Sanja takes the most pride, though, in her humanitarian work. She has worked with The Beogradski Igracki Center (BIC), a non-profit organization that provides an artistic setting to work with children having special needs. Sanja has also put her talent into action in the fight against breast cancer. Sanja worked together with Nebosa Babic, one of Serbia’s most acclaimed photographers, to produce a video for the “You are Unique Campaign,” a campaign dedicated to raising breast cancer awareness. The video showcased Serbian celebrities who survived breast cancer or were close to someone who suffered from breast cancer. The Weeping Game by Ben Akiba (aka Branislav Nusic) is Sanja’s third Off-Brodway production. Sanja also directed , Touch my Knees by David Albahari, The Government Inspector by Nikolai V. Gogol, Canary Soup by Milos Radovic, and Two Fools in Love by Dusko Radovic, and Painkillers by Neda Radulovic.

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People Directory

Bishop Grigorije (Udicki)

(1963–1985)

As the son of Stevan Udicki, notary, and Anica Udicki Pavlovich, he was born on January 14, 1911, in Velika Kikinda, Banat. He finished the public and secondary school at Velika Kikinda and Timisoara (Romania), the Seminary in Sremski Karlovci (Yugoslavia) in 1930, when he entered the University of Belgrade and finished the Faculty of Orthodox Theology in June 1934.

After the military service in the Red Cross company in Bitola (Yugoslavia) in 1934/35, he became a teacher of the Seminary and gymnasium in Bitola on March 15, 1935. On November 14, he was ordained a priest, on special duty at the monastery church of St. John the Baptist in Bitola till 1938, when passed the examination of a Master degree.

He took monastic vows in the Monastery of Hilandar in 1936.

In September 1938 he went to the U.S.A., to Libertyville, Illinois, taking up there the job of a secretary of the Orthodox Diocese and later on duty of a priest at the Holy Trinity Church at Butte, Montana. In order to complete the studies necessary for getting the PhD degree, he went in 1939 to Athens (Greece), but soon returned to Yugoslavia because of the war between Greece and Italy. Having transferred studies to the University of Belgrade he passed the examination on June 11, 1940. Working on preparation of the dissertation he went to Petrovgrad, Banat (Yugoslavia), where he remained till 1945. During the wartime between Yugoslavia and Germany, he was just a manual worker, and later in 1943 he became again a teacher in Gymnasium and helped at the Church in Petrovgrad. In June 1945 he was forced by communists to leave because of his faith.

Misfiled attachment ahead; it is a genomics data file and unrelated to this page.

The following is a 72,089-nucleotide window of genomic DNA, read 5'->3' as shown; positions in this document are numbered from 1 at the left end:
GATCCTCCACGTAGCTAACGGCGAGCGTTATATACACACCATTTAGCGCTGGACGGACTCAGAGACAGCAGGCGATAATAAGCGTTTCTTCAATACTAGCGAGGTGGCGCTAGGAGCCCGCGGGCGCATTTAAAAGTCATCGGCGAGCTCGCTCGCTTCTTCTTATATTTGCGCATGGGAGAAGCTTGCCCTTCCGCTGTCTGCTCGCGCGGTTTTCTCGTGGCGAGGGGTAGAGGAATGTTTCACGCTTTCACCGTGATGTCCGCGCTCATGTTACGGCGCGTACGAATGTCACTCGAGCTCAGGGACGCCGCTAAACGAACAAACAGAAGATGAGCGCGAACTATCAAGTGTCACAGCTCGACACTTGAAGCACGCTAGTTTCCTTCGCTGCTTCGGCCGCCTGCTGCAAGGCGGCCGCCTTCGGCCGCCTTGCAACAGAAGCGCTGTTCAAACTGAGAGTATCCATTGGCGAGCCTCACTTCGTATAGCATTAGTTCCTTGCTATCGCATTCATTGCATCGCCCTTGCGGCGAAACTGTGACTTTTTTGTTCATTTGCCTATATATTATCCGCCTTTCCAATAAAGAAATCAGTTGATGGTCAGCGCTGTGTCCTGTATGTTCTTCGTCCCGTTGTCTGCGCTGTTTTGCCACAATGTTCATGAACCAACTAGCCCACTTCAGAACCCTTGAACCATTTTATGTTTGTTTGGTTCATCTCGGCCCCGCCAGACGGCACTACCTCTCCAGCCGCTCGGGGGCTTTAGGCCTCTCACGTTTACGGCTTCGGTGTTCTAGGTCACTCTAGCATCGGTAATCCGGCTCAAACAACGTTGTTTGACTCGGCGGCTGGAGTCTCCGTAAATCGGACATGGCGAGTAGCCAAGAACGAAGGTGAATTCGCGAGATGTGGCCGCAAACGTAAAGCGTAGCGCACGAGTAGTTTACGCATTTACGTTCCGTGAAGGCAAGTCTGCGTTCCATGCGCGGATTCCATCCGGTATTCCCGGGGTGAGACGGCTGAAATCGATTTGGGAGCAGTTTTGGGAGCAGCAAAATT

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Publishing

Holy Emperor Constantine and the Edict of Milan

by Bishop Athanasius (Yevtich)

In 2013 Christian world celebrates 1700 years since the day when the Providence of God spoke through the holy Emperor Constantine and freedom was given to the Christian faith. Commemorating the 1700 years since the Edict of Milan of 313, Sebastian Press of the Western American Diocese of the Serbian Orthodox Church published a book by Bishop Athanasius Yevtich, Holy Emperor Constantine and the Edict of Milan. The book has 72 pages and was translated by Popadija Aleksandra Petrovich. This excellent overview of the historical circumstances that lead to the conversion of the first Christian emperor and to the publication of a document that was called "Edict of Milan", was originally published in Serbian by the Brotherhood of St. Simeon the Myrrh-gusher, Vrnjci 2013. “The Edict of Milan” is calling on civil authorities everywhere to respect the right of believers to worship freely and to express their faith publicly.

The publication of this beautiful pocket-size, full-color, English-language book, has been compiled and designed by Bishop Athanasius Yevtich, a disciple of the great twentieth-century theologian Archimandrite Justin Popovich. Bishop Athanasius' thought combines adherence to the teachings of the Church Fathers with a vibrant faith, knowledge of history, and a profound experience of Christ in the Church.

In the conclusion of the book, the author states:"The era of St. Constantine and his mother St. Helena, marks the beginning of what history refers to as Roman, Christian Empire, which was named Byzantium only in recent times in the West. In fact, this was the conception of a Christian Europe. Christian Byzantine culture had a critical effect on Europe; Europe was its heir, and then consciously forgot it. Europe inherited many Byzantine treasures, but unfortunately, also robbed and plundered many others for its own treasuries and museums – not only during the Crusades, but during colonial rule in the Byzantine lands as well. We, the Orthodox Slavs, received a great heritage of the Orthodox Christian East from Byzantium. Primarily, Christ’s Gospel, His faith and His Church, and then, among other things, the Cyrillic alphabet, too."